While the current document is the first AUC to incorporate exercise ECG, the other modalities have previously been addressed in their own respective AUC. According to the writing committee, however, new evidence and years of implementing AUC in clinical practice mean that some of the ratings have changed, and the current document should supersede earlier ratings.
Thirty-seven of the scenarios were rated differently from their previous single-test AUC documents. For example, six ratings — all for asymptomatic patients — were lower than in previous documents. In the current document, testing in asymptomatic patients was generally found to be Rarely Appropriate, except for calcium scoring and exercise testing in intermediate- and high-risk patients.
Of the 80 scenarios reviewed, 18 were determined to be Rarely Appropriate across all tests. Included among these was follow-up testing — if the individual does not have new symptoms — after a prior test, percutaneous coronary intervention (PCI) within two years or coronary artery bypass grafting within five years.
Preoperative testing for patients with good functional capacity, prior normal testing within one year or those undergoing low-risk surgery was also included in this Rarely Appropriate group.
Many tests in the initial evaluation of patients with symptoms of stable ischemic heart disease were found to be Appropriate or May Be Appropriate for those with an intermediate or high probability of heart disease. Cardiac catheterization and CCTA were found to be Appropriate for patients to confirm disease and determine treatment options after a previous abnormal stress-imaging test. A test rated as Appropriate is a reasonable option but is not required for all patients given the specific circumstances unique to each patient.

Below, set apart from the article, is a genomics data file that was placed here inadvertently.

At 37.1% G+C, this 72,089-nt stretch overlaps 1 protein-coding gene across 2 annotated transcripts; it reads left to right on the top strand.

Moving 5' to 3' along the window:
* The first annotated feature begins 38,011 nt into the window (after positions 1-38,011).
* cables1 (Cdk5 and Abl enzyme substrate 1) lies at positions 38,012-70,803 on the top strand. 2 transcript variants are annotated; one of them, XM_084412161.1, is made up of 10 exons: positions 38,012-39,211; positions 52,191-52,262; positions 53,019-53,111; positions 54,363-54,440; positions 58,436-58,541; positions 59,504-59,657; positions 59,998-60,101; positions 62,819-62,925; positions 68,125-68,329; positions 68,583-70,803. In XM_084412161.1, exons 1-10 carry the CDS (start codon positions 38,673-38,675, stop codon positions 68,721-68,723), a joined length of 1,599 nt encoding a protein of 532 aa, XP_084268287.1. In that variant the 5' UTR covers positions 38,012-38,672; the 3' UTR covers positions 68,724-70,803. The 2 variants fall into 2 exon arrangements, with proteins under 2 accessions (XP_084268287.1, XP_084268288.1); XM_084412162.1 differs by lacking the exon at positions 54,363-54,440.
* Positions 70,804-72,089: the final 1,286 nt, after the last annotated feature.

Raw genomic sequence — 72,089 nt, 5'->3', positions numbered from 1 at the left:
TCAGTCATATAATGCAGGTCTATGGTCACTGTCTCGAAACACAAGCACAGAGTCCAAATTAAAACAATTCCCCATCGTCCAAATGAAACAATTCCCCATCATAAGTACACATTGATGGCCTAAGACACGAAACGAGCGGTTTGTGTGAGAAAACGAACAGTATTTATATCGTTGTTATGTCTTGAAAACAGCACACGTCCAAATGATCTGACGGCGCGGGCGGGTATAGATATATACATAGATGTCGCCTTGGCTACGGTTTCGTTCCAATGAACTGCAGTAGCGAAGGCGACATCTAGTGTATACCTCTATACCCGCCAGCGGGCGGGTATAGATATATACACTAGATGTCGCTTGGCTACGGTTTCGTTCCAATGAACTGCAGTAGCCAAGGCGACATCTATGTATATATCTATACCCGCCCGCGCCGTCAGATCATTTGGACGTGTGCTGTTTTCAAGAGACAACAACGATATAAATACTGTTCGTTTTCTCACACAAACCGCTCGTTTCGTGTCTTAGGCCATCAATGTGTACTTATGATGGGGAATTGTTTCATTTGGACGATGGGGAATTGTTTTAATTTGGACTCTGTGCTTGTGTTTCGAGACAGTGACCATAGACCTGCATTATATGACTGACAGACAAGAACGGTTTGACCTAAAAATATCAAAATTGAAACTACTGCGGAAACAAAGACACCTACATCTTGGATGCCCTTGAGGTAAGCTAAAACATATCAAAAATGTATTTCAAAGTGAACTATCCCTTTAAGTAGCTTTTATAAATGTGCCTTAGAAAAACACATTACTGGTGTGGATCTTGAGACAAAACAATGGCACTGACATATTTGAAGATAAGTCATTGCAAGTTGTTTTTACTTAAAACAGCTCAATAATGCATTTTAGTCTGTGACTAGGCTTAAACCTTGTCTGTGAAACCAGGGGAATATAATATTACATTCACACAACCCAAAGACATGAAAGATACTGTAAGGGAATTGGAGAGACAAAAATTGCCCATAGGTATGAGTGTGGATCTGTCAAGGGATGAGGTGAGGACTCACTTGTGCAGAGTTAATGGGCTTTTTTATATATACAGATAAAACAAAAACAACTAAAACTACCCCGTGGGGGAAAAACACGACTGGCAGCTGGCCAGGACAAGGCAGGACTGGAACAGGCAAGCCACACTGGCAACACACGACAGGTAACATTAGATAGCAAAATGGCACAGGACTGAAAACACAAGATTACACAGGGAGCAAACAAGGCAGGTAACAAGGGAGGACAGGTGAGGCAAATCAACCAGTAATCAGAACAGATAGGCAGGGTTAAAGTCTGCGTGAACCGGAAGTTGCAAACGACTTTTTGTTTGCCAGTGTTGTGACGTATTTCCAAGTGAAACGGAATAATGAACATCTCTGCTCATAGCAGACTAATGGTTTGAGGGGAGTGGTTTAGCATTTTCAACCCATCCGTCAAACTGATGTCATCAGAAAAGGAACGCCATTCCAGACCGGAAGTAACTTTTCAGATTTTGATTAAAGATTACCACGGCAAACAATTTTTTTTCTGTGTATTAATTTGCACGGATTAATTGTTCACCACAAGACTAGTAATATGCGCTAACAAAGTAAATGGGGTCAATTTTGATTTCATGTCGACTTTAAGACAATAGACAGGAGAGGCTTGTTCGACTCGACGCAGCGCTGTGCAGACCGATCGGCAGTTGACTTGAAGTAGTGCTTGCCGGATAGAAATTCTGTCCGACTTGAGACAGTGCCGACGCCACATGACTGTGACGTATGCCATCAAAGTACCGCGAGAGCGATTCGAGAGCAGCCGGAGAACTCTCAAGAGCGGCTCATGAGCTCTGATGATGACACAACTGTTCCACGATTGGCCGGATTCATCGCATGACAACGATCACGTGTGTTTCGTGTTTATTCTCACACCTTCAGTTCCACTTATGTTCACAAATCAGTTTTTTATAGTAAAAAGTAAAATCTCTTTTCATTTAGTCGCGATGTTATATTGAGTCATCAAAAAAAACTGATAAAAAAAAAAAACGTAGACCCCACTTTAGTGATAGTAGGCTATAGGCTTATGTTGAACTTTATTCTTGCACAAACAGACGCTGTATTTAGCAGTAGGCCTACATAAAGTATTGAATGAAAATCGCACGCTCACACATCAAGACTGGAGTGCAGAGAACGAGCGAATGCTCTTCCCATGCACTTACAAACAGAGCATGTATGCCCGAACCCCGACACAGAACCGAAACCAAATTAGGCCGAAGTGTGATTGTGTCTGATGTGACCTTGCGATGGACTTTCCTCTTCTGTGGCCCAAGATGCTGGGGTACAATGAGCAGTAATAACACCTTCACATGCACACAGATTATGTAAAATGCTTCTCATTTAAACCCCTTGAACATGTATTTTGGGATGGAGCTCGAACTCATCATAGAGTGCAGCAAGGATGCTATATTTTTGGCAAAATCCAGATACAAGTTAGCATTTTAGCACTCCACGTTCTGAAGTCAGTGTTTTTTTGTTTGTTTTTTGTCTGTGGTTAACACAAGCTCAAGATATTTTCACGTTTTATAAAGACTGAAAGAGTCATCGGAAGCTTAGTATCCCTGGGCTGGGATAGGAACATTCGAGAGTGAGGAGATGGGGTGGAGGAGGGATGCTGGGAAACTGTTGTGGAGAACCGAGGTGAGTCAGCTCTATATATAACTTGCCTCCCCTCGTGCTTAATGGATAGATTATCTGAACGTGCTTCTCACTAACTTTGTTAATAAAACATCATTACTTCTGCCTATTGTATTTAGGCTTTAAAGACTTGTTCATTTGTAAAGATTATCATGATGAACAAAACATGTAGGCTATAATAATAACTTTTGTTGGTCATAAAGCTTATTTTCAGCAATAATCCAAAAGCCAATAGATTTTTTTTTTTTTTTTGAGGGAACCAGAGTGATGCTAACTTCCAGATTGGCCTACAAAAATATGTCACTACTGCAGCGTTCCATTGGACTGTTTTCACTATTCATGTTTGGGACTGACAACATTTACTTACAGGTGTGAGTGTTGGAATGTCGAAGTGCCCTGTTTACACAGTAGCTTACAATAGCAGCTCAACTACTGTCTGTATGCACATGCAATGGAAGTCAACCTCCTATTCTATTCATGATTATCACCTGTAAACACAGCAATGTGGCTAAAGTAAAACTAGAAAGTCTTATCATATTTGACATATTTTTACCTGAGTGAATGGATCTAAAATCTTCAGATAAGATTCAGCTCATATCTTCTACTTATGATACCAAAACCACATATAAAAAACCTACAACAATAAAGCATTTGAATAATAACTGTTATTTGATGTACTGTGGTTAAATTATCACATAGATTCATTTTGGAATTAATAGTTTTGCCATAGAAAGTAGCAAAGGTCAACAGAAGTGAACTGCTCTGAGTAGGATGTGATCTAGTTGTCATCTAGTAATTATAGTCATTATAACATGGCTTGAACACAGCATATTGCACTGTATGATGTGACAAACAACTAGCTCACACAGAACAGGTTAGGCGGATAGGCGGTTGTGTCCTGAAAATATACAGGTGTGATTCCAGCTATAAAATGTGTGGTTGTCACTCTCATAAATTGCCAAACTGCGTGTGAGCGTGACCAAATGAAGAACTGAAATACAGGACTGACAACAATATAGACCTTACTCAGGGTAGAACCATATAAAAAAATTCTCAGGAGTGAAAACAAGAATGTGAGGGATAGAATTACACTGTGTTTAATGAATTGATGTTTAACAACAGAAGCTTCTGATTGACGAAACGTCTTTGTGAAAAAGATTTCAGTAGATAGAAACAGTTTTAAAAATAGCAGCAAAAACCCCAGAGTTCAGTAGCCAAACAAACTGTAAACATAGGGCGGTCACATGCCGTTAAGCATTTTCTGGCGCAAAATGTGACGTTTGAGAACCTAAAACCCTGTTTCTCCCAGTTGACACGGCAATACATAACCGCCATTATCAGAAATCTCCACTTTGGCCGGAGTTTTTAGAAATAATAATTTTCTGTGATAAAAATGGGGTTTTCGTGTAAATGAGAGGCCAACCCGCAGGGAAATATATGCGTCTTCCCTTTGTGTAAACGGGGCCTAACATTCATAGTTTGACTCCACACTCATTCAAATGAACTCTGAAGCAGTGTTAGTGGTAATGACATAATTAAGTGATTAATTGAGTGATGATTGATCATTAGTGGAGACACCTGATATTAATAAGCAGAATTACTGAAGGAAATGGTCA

The writing committee noted that these criteria blend clinical experience with evidence-based information to guide high-quality patterns of care while reducing resource use when patient benefit is unlikely.
“In addition to offering guidance for individual patient cases, the application of these criteria will yield insights into patterns of procedure use over time and increase the opportunity for quality improvement,” said Wolk. “It should further be understood that procedures that have been rated Appropriate or May Be Appropriate should be reimbursed when applied in the suitable clinical scenario.”
The ACC has developed decision-support tools and performance modules for physicians, as well as educational materials for patients to help encourage a dialogue about when and how these tests should be used based on these ratings. These resources, along with the full text of the report, can be found on the ACC’s website. The text will also be available for viewing in a future print issue of the Journal of the American College of Cardiology.
For more information: www.cardiosource.org, onlinejacc.org